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This comes out of a series of transformations, so I'll just get to the main focus here.

Define the functions $$F_n(x)=\frac12\left(x+2+2\sqrt{x+1}\right)^n+\frac12\left(x+2-2\sqrt{x+1}\right)^n. \tag1$$ It's straightforward to obtain $$F_n(x)=\sum_{r=0}^n\binom{2n}{2r}(x+1)^r. \tag2$$

QUESTION 1. On the other hand, how does one obtain (3) by manipulating (1)? $$F_n(x)=\sum_{r=0}^n\frac{n}{n+r}\binom{n+r}{2r}4^rx^{n-r}. \tag3$$

QUESTION 2. As an aside, I'd also be pleased with a combinatorial proof of the sums (2)=(3).

POSTSCRIPT. Question 1 has received ample response and thanks for those who did. I hope someone can address Question 2.

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    $\begingroup$ This doesn't answer your questions, but (2) = (3) is a special case of Pfaff's transformation for the hypergeometric series. More precisely, Pfaff's transformation takes the reversel of (2) to (3). $\endgroup$ – Ira Gessel May 4 at 0:07
  • $\begingroup$ Another useful thing to know is that $x+2+2\sqrt{x+1} = (1+\sqrt{x+1})^2$. $\endgroup$ – Ira Gessel May 19 at 17:40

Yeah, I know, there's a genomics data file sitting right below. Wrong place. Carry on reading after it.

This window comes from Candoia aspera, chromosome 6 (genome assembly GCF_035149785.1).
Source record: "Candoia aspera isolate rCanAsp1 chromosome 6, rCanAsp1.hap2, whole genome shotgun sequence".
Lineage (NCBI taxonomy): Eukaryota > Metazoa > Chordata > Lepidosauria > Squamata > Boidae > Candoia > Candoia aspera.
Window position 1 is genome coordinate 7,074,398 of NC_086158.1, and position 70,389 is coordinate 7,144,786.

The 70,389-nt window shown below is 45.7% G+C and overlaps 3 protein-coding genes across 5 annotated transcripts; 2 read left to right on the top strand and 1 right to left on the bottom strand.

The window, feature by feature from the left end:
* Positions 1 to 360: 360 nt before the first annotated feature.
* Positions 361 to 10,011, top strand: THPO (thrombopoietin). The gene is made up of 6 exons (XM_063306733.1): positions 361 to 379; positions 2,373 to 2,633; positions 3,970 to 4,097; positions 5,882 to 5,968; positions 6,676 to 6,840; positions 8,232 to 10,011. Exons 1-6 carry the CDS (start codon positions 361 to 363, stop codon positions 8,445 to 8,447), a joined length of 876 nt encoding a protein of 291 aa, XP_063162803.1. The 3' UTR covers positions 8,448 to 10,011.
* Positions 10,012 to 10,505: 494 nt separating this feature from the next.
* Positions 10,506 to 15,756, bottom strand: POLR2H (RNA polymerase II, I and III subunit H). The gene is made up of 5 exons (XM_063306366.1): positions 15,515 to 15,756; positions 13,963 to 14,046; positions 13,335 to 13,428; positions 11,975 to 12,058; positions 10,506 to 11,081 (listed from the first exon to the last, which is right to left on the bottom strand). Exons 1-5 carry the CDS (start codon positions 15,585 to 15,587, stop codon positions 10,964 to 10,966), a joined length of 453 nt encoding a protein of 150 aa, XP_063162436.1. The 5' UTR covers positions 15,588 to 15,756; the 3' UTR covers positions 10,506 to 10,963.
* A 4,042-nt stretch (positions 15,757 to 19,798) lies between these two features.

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Here's a sketch of a derivation of (3) from (1). It's fairly straightforward to compute $$\sum_{n=0}^\infty F_n(x) z^n = \frac{1-2z-xz}{(1-xz)^2 -4z}.$$ If you expand this in powers of $z$ you get (3). (You have to be careful with the constant term, where (3) is undefined.)

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  • $\begingroup$ Thank you for a nice generating function for Question 1. $\endgroup$ – T. Amdeberhan May 5 at 16:30
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The Lucas polynomials $L_n(x,s)=\sum_{j=0}^{\left\lfloor \frac{n}{2} \right\rfloor} \frac{n}{n-j}\binom{n-j}{j}s^jx^{n-2j}$ satisfy the recursion $L_n(x,s)=xL_{n-1}(x,s)+sL_{n-2}(x,s)$ with initial values $L_0(x,s)=2$ and $L_1(x,s)=x.$

Binet’s formula gives $L_n(x,s)= {\left( {\frac{{x + \sqrt {{x^2} + 4s} }}{2}} \right)^n} + {\left( {\frac{{x - \sqrt {{x^2} + 4s} }}{2}} \right)^n}.$

For $2F_n(x)=L_{2n}(2,x)$ this reduces to your formulas.

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  • $\begingroup$ Thank you for a nice recursive approach to Question 1. $\endgroup$ – T. Amdeberhan May 5 at 16:31

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